- Ripening the cervix. Your provider gives you medicine that helps soften and thin your cervix. The medicine comes as a pill you take by mouth, or in a gel or suppository that your provider places in the vagina up against the cervix. A suppository is a kind of pill that that melts once it’s in place. You get this medicine at the hospital.
- Giving you medicines to start contractions. Providers often use a medicine called Pitocin to induce labor. Pitocin is the man-made form of oxytocin, a hormone your body makes to help start contractions. At the hospital, your provider gives you Pitcon through an IV (a needle into a vein). Pitocin may make you have really strong contractions. Ask your provider about pain medicine you may want to have during labor. Pitocin also may upset your stomach. Before you go to the hospital, follow your provider’s instructions about what to eat. She may tell you to eat only light foods, like soup or Jell-O®.
- Breaking your water (also called rupturing the membranes). Your health care provider uses a small hook that looks like a knitting needle to break the amniotic sac that holds your baby. This shouldn’t be painful, but you may feel a warm gush of fluid.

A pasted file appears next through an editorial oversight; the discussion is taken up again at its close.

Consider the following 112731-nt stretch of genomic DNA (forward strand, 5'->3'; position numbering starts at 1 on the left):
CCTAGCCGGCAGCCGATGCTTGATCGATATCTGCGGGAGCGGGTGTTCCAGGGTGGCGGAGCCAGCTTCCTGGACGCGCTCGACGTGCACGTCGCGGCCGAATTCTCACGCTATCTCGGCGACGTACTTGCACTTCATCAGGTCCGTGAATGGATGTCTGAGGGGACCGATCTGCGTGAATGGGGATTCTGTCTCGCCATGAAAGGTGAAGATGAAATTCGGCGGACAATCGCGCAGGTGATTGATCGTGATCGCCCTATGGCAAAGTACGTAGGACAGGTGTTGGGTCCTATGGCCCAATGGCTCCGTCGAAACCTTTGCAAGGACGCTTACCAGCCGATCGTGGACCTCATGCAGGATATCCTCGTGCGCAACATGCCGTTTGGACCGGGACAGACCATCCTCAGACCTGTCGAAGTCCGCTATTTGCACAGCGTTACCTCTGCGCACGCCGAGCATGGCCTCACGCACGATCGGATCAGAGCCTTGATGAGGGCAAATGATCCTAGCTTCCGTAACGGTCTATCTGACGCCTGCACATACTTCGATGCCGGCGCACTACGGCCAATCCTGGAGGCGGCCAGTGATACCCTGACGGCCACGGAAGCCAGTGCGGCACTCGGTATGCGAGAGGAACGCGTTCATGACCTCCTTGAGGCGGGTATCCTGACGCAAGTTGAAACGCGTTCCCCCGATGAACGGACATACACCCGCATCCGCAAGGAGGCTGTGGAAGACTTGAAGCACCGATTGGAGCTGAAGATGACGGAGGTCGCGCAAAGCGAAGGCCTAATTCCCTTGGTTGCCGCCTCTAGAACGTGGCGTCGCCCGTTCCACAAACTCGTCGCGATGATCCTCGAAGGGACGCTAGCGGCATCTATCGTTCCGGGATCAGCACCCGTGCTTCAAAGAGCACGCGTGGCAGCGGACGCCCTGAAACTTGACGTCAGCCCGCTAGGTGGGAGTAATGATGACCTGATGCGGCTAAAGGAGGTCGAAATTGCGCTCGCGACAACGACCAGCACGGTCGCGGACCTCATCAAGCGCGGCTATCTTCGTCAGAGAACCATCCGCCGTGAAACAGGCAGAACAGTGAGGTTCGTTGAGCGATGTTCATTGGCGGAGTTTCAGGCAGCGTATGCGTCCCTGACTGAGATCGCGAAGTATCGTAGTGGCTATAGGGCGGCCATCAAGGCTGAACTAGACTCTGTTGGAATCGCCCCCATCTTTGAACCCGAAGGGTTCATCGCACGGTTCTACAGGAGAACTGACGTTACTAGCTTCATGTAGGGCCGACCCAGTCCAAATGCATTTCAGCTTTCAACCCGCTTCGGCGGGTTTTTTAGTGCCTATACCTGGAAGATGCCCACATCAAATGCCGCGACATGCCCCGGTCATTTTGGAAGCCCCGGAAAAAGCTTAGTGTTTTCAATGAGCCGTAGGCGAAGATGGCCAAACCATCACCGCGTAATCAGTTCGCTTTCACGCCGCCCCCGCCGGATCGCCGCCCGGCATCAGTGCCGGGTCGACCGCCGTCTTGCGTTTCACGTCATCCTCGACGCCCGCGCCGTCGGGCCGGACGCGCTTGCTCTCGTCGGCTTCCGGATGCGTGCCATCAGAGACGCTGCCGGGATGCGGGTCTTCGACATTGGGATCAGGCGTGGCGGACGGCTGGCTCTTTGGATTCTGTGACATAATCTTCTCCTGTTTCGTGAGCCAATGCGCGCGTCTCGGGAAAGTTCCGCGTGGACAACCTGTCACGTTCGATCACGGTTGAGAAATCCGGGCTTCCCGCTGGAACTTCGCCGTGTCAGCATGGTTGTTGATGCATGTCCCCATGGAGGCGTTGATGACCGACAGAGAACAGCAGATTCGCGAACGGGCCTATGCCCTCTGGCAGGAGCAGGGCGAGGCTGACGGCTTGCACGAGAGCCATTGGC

Inducing labor can take a few hours or as long as 2 or 3 days. It depends on how your body responds to your treatment. Inducing labor may take longer if you’re pregnant for the first time or if your baby is less than 37 weeks.
- Your due date may not be exactly right, so your baby may be born too early. Sometimes it’s hard to know just when you got pregnant. If you schedule an induction and your due date is off by a week or 2, your baby may be . If your pregnancy is healthy, wait for labor to begin on its own. If you need to schedule an induction for medical reasons, ask your provider if you can wait until at least 39 weeks. This gives your baby’s lungs and brain the time they need to fully grow and develop before birth.
- Pitocin can make labor contractions very strong and lower your baby's heart rate. Health care providers carefully monitor your baby's heart rate when inducing labor. They may change or lower the amount of Pitocin you’re getting. Using less Pitocin can make your contractions weaker and help keep your baby’s heart rate safe.
- You and your baby are at higher risk of infection if labor doesn’t begin a short time after your membranes rupture. The amniotic sac normally protects your baby and your uterus from infection. But once it breaks, germs like bacteria can get in more easily and infect you and your baby.
- There may be problems with the umbilical cord. For example, if the amniotic sac is broken, the cord may slip into the vagina before your baby does. This is more likely to happen if the baby is breech (when your baby’s bottom or feet are facing down right before birth), or if the baby’s head is still high in the uterus. Or the cord may get squeezed. If it’s squeezed, the baby doesn’t get enough food and oxygen. These problems can be serious for your baby.